Alex Piquero is Ashbel Smith Professor of Criminology and Associate Dean for Graduate Programs in the School of Economic, Political and Policy Sciences at UT Dallas. His research interests include criminal careers, criminological theory, and quantitative research methods. He currently serves as Editor of Justice Evaluation Journal. He has received several research, teaching, and service awards and is Fellow of both the American Society of Criminology and the Academy of Criminal Justice Sciences. In 2014, he received the UT System Regents’ Outstanding Teaching Award and in 2018, he was named to the UT System Academy of Distinguished Teachers.
Robert Prentice is the Ed & Molly Smith Professor of Business Law at the McCombs School of Business, UT Austin. He is currently chair of the Department of Business, Government & Society and faculty director of the Ethics Unwrapped video project. He has won more than sixty teaching awards and is an inaugural member of both UT Austin’s Academy of Distinguished Teachers and the UT System’s Academy of Distinguished Teachers. In 2015, he was presented with the Academy of Legal Studies in Business’s “Distinguished Senior Faculty” award, the business law discipline’s highest professional honor.
Kenneth Roemer is a Piper Professor, Distinguished Teaching Professor, Distinguished Scholar Professor, National Endowment for the Humanities grantee, and Pulitzer Prize nominee at UT Arlington. He has published a personal narrative about his experiences in Japan, Michibata de Deatta Nippon, three books on Native American literature, including the co-edited Cambridge Companion to Native American Literature, and four books on utopian literature, including The Obsolete Necessity: America in Utopian Writings, which was nominated for a Pulitzer in American History. For twenty-four years he has been one of the Faculty Advisors for the Native American Students Association at UT Arlington.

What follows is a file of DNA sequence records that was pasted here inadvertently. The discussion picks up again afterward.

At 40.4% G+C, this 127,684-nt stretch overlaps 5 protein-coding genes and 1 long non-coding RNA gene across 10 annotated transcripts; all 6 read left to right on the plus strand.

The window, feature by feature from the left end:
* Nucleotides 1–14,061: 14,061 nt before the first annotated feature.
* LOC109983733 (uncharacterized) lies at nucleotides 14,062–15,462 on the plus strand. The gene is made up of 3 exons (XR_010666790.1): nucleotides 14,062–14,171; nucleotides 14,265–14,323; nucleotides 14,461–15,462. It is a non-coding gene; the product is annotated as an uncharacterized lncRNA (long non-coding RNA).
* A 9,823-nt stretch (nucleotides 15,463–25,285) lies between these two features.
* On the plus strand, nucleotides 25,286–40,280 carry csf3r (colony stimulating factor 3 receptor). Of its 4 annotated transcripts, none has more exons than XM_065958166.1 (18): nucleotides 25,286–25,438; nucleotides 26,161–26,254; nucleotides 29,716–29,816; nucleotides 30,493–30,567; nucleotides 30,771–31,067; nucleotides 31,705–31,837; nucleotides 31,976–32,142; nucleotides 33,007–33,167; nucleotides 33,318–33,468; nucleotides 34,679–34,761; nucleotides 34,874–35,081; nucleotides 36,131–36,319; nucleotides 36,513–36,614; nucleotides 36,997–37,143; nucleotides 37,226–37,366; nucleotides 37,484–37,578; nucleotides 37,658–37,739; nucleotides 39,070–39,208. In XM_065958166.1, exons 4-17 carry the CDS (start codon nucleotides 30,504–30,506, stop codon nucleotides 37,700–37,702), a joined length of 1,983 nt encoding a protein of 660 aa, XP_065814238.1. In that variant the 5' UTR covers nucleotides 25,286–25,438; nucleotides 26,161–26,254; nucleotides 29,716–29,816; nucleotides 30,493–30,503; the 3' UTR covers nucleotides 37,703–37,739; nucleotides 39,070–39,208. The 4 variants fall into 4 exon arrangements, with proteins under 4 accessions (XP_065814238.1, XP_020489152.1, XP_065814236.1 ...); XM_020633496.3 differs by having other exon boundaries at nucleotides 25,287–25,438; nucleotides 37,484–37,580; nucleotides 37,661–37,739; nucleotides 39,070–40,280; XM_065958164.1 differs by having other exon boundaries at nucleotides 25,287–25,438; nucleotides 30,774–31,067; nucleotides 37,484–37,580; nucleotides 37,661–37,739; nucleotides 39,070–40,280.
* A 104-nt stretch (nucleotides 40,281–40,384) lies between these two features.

Catherine Ross is an Associate Professor of English at UT Tyler, and President of the UT System Academy of Distinguished Teachers. She earned her PhD at UT Austin. A specialist in British Literature, Dr. Ross writes and speaks about Romantic and Victorian literature, education in 18th and 19th centuries, and college teaching in the US today. She is completing a book on the education of the British Romantic writers. A winner of numerous teaching awards, Dr. Ross was the Chair of the UT System Faculty Advisory Council from 2016-2017, where she helped to launch a UT System study of dual credit. Dr. Ross is one of the twelve Founding Fellows of the UT System Academy of Distinguished Teachers, and will serve as the Academy’s President from 2019 until 2021.
Kevin Schug is the Shimadzu Distinguished Professor of Analytical Chemistry in the Department of Chemistry and Biochemistry at UT Arlington. He is also the founder and director of UTA’s Collaborative Laboratories for Environmental Analysis and Remediation (CLEAR). He received his BS in Chemistry from the College of William and Mary and his PhD in Chemistry from Virginia Tech. From 2003-2005 he performed post-doctoral research at the University of Vienna in Austria. He has over 160 peer-reviewed publications and over 400 presentations, posters, and invited talks to his group’s credit in the area of analytical chemistry.